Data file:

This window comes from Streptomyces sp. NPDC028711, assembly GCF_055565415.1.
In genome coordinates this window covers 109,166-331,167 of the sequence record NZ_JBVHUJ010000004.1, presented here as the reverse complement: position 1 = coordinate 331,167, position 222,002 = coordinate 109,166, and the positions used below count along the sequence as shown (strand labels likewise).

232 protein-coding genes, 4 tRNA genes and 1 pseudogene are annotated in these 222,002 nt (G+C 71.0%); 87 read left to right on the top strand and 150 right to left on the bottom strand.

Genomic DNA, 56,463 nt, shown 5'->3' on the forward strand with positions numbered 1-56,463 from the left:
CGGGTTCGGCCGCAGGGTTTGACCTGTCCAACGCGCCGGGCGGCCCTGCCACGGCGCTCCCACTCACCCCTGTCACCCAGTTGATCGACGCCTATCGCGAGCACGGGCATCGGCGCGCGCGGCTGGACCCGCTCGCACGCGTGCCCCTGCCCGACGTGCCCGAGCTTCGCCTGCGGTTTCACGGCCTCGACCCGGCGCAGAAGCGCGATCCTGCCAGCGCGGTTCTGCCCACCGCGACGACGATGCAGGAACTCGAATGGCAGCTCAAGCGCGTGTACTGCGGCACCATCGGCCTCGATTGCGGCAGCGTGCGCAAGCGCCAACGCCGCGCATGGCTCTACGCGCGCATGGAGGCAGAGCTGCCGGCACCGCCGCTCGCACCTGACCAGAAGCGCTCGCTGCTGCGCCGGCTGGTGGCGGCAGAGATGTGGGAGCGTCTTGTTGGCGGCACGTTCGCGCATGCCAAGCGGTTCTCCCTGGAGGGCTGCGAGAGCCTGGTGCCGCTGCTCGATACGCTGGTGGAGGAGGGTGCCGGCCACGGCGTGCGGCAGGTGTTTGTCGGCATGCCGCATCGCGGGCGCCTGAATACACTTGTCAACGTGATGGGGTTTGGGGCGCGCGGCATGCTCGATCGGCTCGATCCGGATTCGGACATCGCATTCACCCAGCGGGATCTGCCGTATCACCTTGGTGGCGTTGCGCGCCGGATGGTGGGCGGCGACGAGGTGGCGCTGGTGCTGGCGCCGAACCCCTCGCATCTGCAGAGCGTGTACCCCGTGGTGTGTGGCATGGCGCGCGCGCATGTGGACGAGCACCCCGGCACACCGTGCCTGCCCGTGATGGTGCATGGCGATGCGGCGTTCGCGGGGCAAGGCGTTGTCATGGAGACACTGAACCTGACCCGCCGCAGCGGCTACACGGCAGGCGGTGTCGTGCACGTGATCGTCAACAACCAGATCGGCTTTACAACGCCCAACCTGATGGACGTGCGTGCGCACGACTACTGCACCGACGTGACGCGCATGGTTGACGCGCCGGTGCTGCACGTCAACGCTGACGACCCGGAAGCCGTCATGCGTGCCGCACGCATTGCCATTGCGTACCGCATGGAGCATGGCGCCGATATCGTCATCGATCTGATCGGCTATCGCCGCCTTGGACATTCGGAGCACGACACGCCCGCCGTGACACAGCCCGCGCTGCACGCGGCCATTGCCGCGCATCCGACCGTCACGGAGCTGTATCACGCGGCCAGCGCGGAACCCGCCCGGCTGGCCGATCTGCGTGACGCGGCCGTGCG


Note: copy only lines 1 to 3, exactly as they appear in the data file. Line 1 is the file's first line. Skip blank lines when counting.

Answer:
This window comes from Streptomyces sp. NPDC028711, assembly GCF_055565415.1.
In genome coordinates this window covers 109,166-331,167 of the sequence record NZ_JBVHUJ010000004.1, presented here as the reverse complement: position 1 = coordinate 331,167, position 222,002 = coordinate 109,166, and the positions used below count along the sequence as shown (strand labels likewise).

232 protein-coding genes, 4 tRNA genes and 1 pseudogene are annotated in these 222,002 nt (G+C 71.0%); 87 read left to right on the top strand and 150 right to left on the bottom strand.